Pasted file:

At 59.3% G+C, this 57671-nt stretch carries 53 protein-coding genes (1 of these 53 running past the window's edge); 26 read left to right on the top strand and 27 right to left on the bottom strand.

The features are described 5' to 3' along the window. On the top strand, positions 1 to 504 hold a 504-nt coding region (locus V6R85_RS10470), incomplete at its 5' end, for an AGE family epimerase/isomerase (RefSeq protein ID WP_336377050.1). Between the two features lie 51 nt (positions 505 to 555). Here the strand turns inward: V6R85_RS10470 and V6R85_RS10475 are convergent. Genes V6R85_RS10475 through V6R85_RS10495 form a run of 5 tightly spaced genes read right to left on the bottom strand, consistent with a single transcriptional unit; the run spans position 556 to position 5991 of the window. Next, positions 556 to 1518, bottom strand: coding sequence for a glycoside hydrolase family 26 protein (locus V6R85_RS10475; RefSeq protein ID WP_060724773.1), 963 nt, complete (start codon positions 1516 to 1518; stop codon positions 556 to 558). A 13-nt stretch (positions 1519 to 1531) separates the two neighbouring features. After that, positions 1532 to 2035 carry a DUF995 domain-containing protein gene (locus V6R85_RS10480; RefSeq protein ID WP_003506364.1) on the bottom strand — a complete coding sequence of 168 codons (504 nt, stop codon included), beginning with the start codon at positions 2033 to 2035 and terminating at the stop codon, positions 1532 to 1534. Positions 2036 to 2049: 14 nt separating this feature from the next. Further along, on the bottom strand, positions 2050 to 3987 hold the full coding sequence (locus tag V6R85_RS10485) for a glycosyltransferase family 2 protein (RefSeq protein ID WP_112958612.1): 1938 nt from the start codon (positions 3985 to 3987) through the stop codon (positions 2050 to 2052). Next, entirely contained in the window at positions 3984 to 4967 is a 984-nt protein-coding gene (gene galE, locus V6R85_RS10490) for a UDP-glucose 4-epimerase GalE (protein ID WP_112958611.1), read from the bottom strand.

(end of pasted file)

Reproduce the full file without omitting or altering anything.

At 59.3% G+C, this 57671-nt stretch carries 53 protein-coding genes (1 of these 53 running past the window's edge); 26 read left to right on the top strand and 27 right to left on the bottom strand.

The features are described 5' to 3' along the window. On the top strand, positions 1 to 504 hold a 504-nt coding region (locus V6R85_RS10470), incomplete at its 5' end, for an AGE family epimerase/isomerase (RefSeq protein ID WP_336377050.1). Between the two features lie 51 nt (positions 505 to 555). Here the strand turns inward: V6R85_RS10470 and V6R85_RS10475 are convergent. Genes V6R85_RS10475 through V6R85_RS10495 form a run of 5 tightly spaced genes read right to left on the bottom strand, consistent with a single transcriptional unit; the run spans position 556 to position 5991 of the window. Next, positions 556 to 1518, bottom strand: coding sequence for a glycoside hydrolase family 26 protein (locus V6R85_RS10475; RefSeq protein ID WP_060724773.1), 963 nt, complete (start codon positions 1516 to 1518; stop codon positions 556 to 558). A 13-nt stretch (positions 1519 to 1531) separates the two neighbouring features. After that, positions 1532 to 2035 carry a DUF995 domain-containing protein gene (locus V6R85_RS10480; RefSeq protein ID WP_003506364.1) on the bottom strand — a complete coding sequence of 168 codons (504 nt, stop codon included), beginning with the start codon at positions 2033 to 2035 and terminating at the stop codon, positions 1532 to 1534. Positions 2036 to 2049: 14 nt separating this feature from the next. Further along, on the bottom strand, positions 2050 to 3987 hold the full coding sequence (locus tag V6R85_RS10485) for a glycosyltransferase family 2 protein (RefSeq protein ID WP_112958612.1): 1938 nt from the start codon (positions 3985 to 3987) through the stop codon (positions 2050 to 2052). Next, entirely contained in the window at positions 3984 to 4967 is a 984-nt protein-coding gene (gene galE, locus V6R85_RS10490) for a UDP-glucose 4-epimerase GalE (protein ID WP_112958611.1), read from the bottom strand.